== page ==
San Francisco ranks near the top for cost of living
The cost of living in San Francisco is among the highest in the country, according to a new analysis.
Driving the news: Each quarter, the Council for Community and Economic Research assembles a cost-of-living index designed to measure "regional differences in the cost of consumer goods and services."
- The group's proverbial bucket includes housing, utilities, groceries, transportation, health care, and miscellaneous goods and services, and it's based on spending by "professional and managerial households in the top income quintile."
- Goods and services tend to be more expensive in San Francisco than the national average.
How it works: An index value of 100 represents the national average cost of living across 269 cities.
- If a city has a value over 100, its cost of living is higher than average. Under 100, lower than average.
The big picture: Among places with more than 100,000 residents, Manhattan (227), Honolulu (179) and San Jose (171) ranked higher than San Francisco (169.5) between July and September.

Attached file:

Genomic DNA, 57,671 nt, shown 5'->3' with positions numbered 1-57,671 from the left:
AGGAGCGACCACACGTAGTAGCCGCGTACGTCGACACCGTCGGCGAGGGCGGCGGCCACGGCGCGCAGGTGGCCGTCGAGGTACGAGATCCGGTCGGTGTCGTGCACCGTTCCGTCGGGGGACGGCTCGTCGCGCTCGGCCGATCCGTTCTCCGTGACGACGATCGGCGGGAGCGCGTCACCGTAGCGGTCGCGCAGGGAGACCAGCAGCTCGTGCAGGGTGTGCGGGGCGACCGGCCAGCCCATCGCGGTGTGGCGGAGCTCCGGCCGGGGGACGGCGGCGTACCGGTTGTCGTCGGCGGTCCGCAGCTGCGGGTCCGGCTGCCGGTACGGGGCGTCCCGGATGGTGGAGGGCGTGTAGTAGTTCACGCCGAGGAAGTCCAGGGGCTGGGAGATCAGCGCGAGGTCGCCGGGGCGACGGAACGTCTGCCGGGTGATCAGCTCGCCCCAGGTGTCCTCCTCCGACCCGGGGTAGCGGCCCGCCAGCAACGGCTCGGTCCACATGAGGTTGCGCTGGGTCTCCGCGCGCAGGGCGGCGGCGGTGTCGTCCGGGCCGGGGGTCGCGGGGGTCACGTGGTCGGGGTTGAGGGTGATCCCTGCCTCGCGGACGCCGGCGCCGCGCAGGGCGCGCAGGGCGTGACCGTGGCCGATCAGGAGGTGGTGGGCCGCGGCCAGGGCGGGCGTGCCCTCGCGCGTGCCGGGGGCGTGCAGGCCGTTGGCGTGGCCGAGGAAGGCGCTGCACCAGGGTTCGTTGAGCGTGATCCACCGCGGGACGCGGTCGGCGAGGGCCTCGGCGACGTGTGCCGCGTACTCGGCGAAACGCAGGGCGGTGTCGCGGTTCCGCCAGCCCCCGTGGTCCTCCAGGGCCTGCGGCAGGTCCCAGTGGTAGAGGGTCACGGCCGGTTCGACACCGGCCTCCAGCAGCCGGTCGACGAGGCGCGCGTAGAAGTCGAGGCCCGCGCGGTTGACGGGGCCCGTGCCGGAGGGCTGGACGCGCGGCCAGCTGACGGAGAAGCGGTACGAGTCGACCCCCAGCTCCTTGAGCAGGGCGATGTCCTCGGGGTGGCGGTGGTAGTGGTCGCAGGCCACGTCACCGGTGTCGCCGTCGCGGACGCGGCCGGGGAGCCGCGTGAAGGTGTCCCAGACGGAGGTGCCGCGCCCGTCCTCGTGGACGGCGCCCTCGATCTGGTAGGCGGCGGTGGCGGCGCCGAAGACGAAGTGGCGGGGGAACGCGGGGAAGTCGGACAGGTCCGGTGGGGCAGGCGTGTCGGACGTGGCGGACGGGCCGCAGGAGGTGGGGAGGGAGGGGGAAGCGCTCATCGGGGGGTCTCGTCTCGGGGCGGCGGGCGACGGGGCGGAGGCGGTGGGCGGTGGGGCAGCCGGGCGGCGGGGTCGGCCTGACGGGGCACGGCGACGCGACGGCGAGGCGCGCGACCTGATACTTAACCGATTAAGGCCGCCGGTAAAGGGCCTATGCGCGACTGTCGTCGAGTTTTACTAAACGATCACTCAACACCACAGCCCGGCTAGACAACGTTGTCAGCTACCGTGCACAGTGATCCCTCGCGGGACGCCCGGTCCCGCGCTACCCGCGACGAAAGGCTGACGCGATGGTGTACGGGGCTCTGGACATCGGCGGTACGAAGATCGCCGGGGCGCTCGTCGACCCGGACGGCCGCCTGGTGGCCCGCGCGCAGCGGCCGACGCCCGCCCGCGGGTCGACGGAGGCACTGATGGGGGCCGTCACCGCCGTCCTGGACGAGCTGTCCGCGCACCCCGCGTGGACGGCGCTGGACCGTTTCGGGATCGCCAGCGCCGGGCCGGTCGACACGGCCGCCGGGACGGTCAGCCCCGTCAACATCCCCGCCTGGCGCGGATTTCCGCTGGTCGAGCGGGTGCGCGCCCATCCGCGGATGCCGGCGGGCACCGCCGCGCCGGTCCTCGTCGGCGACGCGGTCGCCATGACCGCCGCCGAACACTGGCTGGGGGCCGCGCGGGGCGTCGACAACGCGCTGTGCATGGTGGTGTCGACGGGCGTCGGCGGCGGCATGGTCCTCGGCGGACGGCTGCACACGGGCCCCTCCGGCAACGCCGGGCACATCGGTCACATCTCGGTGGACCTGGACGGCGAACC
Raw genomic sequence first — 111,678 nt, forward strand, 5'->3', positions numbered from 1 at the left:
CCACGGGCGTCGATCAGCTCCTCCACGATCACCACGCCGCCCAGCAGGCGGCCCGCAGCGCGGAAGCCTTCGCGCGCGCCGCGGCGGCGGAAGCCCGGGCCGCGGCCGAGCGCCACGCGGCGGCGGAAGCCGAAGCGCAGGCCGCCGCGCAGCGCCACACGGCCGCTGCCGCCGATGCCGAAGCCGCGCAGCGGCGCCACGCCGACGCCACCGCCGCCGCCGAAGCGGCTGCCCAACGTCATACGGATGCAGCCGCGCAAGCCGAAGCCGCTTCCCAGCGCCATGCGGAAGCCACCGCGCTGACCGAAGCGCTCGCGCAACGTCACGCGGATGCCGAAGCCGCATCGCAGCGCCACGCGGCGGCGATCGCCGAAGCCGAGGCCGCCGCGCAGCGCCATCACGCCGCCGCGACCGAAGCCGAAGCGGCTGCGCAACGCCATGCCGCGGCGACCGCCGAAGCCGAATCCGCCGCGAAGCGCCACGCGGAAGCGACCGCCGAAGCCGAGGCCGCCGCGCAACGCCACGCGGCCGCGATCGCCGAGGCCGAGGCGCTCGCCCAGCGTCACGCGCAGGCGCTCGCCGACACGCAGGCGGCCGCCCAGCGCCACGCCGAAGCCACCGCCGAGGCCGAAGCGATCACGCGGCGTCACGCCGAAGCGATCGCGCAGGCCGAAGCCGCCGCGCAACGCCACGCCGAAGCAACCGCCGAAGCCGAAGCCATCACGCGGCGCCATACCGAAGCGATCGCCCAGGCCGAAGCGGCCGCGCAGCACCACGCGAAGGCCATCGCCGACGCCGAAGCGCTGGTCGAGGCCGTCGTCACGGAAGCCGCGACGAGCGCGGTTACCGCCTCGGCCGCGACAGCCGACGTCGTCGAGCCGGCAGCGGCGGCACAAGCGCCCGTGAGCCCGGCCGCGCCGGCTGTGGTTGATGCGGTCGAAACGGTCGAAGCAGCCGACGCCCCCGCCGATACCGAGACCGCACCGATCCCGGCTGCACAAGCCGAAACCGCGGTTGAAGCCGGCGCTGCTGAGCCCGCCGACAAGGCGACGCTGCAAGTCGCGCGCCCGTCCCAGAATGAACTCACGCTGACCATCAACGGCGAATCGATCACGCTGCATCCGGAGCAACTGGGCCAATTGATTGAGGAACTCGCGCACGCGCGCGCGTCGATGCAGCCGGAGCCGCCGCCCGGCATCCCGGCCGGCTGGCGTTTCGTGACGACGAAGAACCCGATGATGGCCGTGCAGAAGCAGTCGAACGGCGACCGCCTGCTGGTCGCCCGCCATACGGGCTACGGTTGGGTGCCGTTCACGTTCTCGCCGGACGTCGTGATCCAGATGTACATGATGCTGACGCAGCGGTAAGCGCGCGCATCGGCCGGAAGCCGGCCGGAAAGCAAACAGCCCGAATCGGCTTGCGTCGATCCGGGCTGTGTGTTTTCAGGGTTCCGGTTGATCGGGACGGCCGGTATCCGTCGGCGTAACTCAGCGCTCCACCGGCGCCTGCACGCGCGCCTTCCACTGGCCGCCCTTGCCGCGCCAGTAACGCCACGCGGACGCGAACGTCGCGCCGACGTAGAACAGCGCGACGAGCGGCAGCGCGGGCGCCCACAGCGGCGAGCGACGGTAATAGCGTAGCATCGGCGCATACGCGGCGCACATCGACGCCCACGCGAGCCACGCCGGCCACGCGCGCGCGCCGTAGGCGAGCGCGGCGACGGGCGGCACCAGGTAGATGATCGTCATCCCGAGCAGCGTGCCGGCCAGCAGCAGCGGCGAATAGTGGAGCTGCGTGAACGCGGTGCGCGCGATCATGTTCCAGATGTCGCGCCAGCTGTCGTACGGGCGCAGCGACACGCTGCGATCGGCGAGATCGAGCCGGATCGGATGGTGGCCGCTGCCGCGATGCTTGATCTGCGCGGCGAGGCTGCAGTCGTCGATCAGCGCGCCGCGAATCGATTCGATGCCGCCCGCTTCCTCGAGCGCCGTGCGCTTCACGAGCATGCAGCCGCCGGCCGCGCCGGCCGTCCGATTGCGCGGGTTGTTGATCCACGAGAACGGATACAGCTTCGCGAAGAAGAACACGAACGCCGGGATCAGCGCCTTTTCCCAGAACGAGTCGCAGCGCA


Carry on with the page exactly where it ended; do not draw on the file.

By the numbers: San Francisco's most expensive category was, unsurprisingly, housing (283.1).
- Meanwhile, San Francisco held the top spot for relative grocery prices (122.4) among all cities.
Of note: Because the list of participating cities changes each quarter, the cost-of-living index can't be used to measure inflation — but other indicators suggest that higher prices are certainly sticking around.
The bottom line: Looking to cut costs? Consider a move — especially if you're still working remotely and can carry a San Francisco salary to, say, McAllen, Texas.
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